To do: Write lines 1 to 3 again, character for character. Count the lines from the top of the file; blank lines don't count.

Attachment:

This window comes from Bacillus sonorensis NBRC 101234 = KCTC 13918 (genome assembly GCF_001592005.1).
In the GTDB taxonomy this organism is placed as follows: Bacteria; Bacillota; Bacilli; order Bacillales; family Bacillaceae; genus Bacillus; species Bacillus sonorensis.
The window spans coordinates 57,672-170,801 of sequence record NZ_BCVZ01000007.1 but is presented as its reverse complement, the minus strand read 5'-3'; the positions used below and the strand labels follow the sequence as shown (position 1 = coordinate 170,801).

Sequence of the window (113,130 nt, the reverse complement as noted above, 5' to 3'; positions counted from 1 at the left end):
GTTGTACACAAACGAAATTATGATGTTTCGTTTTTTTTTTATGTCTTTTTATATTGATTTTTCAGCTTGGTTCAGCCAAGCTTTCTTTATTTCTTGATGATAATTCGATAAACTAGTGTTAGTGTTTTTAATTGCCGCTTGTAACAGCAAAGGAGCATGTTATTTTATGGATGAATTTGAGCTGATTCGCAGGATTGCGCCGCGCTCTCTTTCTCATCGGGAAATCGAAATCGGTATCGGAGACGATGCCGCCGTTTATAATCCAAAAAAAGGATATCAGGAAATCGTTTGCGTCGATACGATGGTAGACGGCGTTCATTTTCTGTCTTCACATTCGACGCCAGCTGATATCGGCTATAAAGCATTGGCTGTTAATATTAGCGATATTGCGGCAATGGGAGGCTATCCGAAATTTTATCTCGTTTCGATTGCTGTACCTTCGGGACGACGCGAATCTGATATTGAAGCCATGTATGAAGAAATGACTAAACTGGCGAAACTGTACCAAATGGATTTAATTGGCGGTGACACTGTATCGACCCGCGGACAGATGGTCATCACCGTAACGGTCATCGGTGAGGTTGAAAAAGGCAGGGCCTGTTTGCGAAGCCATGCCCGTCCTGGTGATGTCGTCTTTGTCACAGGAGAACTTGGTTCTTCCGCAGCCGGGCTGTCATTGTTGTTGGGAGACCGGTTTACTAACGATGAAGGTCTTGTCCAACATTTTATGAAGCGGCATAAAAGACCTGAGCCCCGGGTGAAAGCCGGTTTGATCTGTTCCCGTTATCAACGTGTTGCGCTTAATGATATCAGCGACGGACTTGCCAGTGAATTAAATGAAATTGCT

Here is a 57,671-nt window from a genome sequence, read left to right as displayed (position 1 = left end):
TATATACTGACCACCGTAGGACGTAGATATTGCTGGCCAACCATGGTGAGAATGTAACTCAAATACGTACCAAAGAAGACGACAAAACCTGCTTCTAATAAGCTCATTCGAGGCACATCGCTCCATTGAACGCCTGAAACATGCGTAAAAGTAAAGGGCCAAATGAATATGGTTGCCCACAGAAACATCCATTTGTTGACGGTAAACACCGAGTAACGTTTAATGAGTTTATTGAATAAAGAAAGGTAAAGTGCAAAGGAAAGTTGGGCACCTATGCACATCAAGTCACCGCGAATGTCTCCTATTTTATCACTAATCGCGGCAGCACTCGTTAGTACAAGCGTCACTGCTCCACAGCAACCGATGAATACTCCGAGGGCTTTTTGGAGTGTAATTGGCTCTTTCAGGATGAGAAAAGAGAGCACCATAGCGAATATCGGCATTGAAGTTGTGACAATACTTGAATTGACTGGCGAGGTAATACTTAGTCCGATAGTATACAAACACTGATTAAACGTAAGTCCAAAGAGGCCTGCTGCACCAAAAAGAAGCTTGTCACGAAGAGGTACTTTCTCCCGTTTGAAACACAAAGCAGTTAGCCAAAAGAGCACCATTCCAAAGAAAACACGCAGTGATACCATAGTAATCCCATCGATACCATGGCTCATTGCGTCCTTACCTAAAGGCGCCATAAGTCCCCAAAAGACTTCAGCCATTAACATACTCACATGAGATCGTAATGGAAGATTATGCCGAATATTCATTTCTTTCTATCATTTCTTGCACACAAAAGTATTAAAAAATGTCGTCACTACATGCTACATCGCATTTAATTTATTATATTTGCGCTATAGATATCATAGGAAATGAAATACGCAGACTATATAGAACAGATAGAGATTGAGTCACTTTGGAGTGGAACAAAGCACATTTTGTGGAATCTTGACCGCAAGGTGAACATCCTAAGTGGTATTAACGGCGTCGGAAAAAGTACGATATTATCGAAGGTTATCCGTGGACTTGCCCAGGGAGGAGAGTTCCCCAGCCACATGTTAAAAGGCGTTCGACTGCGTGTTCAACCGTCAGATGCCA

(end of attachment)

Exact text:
This window comes from Bacillus sonorensis NBRC 101234 = KCTC 13918 (genome assembly GCF_001592005.1).
In the GTDB taxonomy this organism is placed as follows: Bacteria; Bacillota; Bacilli; order Bacillales; family Bacillaceae; genus Bacillus; species Bacillus sonorensis.
The window spans coordinates 57,672-170,801 of sequence record NZ_BCVZ01000007.1 but is presented as its reverse complement, the minus strand read 5'-3'; the positions used below and the strand labels follow the sequence as shown (position 1 = coordinate 170,801).